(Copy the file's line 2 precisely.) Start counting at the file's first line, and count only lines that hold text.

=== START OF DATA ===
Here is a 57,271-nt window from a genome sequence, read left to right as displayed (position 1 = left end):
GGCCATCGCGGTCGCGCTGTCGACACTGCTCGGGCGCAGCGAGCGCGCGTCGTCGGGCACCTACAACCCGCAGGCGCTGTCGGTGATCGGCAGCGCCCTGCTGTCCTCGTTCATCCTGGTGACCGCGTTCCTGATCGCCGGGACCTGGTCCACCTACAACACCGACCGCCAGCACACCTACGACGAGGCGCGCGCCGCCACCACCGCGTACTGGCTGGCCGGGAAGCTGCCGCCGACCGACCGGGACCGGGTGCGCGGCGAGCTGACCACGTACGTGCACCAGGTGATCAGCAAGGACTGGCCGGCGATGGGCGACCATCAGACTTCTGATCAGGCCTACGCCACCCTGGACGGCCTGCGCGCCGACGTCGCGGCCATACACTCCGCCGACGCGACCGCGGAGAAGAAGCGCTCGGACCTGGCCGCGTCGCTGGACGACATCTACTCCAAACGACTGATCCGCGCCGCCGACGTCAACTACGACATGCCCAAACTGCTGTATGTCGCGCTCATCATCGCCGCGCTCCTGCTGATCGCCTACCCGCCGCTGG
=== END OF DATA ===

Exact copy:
GGCCATCGCGGTCGCGCTGTCGACACTGCTCGGGCGCAGCGAGCGCGCGTCGTCGGGCACCTACAACCCGCAGGCGCTGTCGGTGATCGGCAGCGCCCTGCTGTCCTCGTTCATCCTGGTGACCGCGTTCCTGATCGCCGGGACCTGGTCCACCTACAACACCGACCGCCAGCACACCTACGACGAGGCGCGCGCCGCCACCACCGCGTACTGGCTGGCCGGGAAGCTGCCGCCGACCGACCGGGACCGGGTGCGCGGCGAGCTGACCACGTACGTGCACCAGGTGATCAGCAAGGACTGGCCGGCGATGGGCGACCATCAGACTTCTGATCAGGCCTACGCCACCCTGGACGGCCTGCGCGCCGACGTCGCGGCCATACACTCCGCCGACGCGACCGCGGAGAAGAAGCGCTCGGACCTGGCCGCGTCGCTGGACGACATCTACTCCAAACGACTGATCCGCGCCGCCGACGTCAACTACGACATGCCCAAACTGCTGTATGTCGCGCTCATCATCGCCGCGCTCCTGCTGATCGCCTACCCGCCGCTGG